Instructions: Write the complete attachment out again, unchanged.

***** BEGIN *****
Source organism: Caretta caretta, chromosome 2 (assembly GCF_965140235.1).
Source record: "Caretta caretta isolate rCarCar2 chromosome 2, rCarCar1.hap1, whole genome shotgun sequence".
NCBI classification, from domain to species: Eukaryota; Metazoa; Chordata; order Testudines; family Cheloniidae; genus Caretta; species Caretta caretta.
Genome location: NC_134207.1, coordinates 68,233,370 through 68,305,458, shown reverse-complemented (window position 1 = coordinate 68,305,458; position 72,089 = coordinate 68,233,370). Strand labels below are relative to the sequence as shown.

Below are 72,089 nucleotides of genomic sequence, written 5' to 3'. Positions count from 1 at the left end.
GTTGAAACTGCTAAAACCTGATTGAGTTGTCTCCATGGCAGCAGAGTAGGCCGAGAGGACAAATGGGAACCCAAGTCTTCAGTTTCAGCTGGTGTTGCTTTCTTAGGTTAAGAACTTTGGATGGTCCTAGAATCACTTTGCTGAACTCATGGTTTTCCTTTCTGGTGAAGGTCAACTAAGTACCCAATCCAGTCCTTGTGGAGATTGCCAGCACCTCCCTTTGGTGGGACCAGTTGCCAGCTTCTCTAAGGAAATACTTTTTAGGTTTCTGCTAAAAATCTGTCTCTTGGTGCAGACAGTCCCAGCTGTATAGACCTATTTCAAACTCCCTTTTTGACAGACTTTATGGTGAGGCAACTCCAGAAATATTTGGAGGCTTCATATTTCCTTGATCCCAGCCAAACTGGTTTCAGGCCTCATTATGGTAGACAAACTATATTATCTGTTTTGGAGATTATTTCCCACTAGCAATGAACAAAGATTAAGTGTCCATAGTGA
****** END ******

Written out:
Source organism: Caretta caretta, chromosome 2 (assembly GCF_965140235.1).
Source record: "Caretta caretta isolate rCarCar2 chromosome 2, rCarCar1.hap1, whole genome shotgun sequence".
NCBI classification, from domain to species: Eukaryota; Metazoa; Chordata; order Testudines; family Cheloniidae; genus Caretta; species Caretta caretta.
Genome location: NC_134207.1, coordinates 68,233,370 through 68,305,458, shown reverse-complemented (window position 1 = coordinate 68,305,458; position 72,089 = coordinate 68,233,370). Strand labels below are relative to the sequence as shown.

Below are 72,089 nucleotides of genomic sequence, written 5' to 3'. Positions count from 1 at the left end.
GTTGAAACTGCTAAAACCTGATTGAGTTGTCTCCATGGCAGCAGAGTAGGCCGAGAGGACAAATGGGAACCCAAGTCTTCAGTTTCAGCTGGTGTTGCTTTCTTAGGTTAAGAACTTTGGATGGTCCTAGAATCACTTTGCTGAACTCATGGTTTTCCTTTCTGGTGAAGGTCAACTAAGTACCCAATCCAGTCCTTGTGGAGATTGCCAGCACCTCCCTTTGGTGGGACCAGTTGCCAGCTTCTCTAAGGAAATACTTTTTAGGTTTCTGCTAAAAATCTGTCTCTTGGTGCAGACAGTCCCAGCTGTATAGACCTATTTCAAACTCCCTTTTTGACAGACTTTATGGTGAGGCAACTCCAGAAATATTTGGAGGCTTCATATTTCCTTGATCCCAGCCAAACTGGTTTCAGGCCTCATTATGGTAGACAAACTATATTATCTGTTTTGGAGATTATTTCCCACTAGCAATGAACAAAGATTAAGTGTCCATAGTGA